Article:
An Orchid Shining in the Hand: Selected Poems, 1932–1960 by Lorenzo Calogero

Translator: 

The cover to An Orchid Shining in the Hand: Selected Poems, 1932–1960 by Lorenzo CalogeroNew York. Chelsea Editions. 2015. 427 pages.

To dip into this volume, with its splendid translator’s introduction, is first to connect with a vital Italian poetic tradition. Although Lorenzo Calogero was an isolani—a lone poet living at times as a doctor in a village of Calabria, virtually unrecognized in his lifetime—this beguiling selection manages to call forth something of the hermetic aesthetic of early- to mid-twentieth-century Italian poetics, for which we can be grateful.

There is a quiet, brittle craftsman’s integrity to this body of work one finds so rarely in our present, hypertextualized cultural space. Authenticity is an elusive property; yet we know it when we sense it. Shearing always close to essence, Calogero has got something of Tomas Tranströmer’s elemental concentration—but without accepting resolute sparseness as the price for transcendent clarity. His startling sensuality often relies as well on deft turns of unexpected grammar, as here: “Sleek ribbons from birds / and a black orchid among the twilight kisses / is now holing up in a frown. / You and your dark swollen hair / and, thereby, over this vast oasis, / a fugitive over the waters / in a reverberation of roses . . .”

Something akin to Rilke appears in this volume too—albeit shorn from the latter’s immense cultural framework—in the generous selection of fragments given here from Calogero’s later notebooks (1957, 1959–61), which echo the offhand depth and brilliance of notebook entries, for example in the volume of Rilke’s Uncollected Poems translated by Edward Snow.

John Taylor has labored admirably to retain the poet’s fluid, intellectually striking elisions, the syntactic mutations among lines, which show so well an advanced mind grappling into a metaphysics of poetic thought. Mulling over to unlock wisdoms compressed in these elisions is effort well rewarded; reading these poems attentively is to swim in swift strokes toward deep poetic waters.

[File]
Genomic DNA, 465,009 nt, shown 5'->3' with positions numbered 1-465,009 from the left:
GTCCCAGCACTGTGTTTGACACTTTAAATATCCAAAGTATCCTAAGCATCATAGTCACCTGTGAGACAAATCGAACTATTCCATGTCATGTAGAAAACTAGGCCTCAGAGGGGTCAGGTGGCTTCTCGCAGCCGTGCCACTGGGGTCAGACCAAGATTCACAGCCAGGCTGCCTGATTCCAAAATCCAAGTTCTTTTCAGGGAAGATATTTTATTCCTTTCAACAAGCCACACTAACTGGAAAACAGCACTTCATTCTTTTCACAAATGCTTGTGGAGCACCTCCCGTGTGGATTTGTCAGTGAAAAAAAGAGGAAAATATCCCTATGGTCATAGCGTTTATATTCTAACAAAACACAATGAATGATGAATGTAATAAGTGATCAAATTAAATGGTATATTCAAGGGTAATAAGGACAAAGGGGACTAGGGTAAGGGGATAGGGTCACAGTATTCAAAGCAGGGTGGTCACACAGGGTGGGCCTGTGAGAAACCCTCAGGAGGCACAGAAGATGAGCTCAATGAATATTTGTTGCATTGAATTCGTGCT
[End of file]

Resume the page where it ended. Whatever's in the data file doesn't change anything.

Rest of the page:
The sheer sonority of the original Italian, which seems to have been a principal compositional metric of Calogero’s, cannot be retained whole cloth in these translations, sadly—Italian is made for such hard yet fragrant lyric—nor can the overt difficulty of these poems’ original grammar, especially in the later notebook fragments, be retained in fullest obscurity. Yet thanks are due to John Taylor for having labored well and long to conserve this rarefied flavor for us in English. So much of value and beauty is preserved in lines so neatly wrought on nearly every page. “Either this is a prayer / or some foreboding storm. // I expect to call you back by shouting / quickly, heedlessly; or this is the end, / the silence of everything. // And you were so opaque, shapeless to other human beings.”

This book serves to reestablish the legacy of a significant twentieth-century Italian, indeed European poet. It belongs in our collective literary soul—and in our libraries.

Andrew Singer
Trafika Europe

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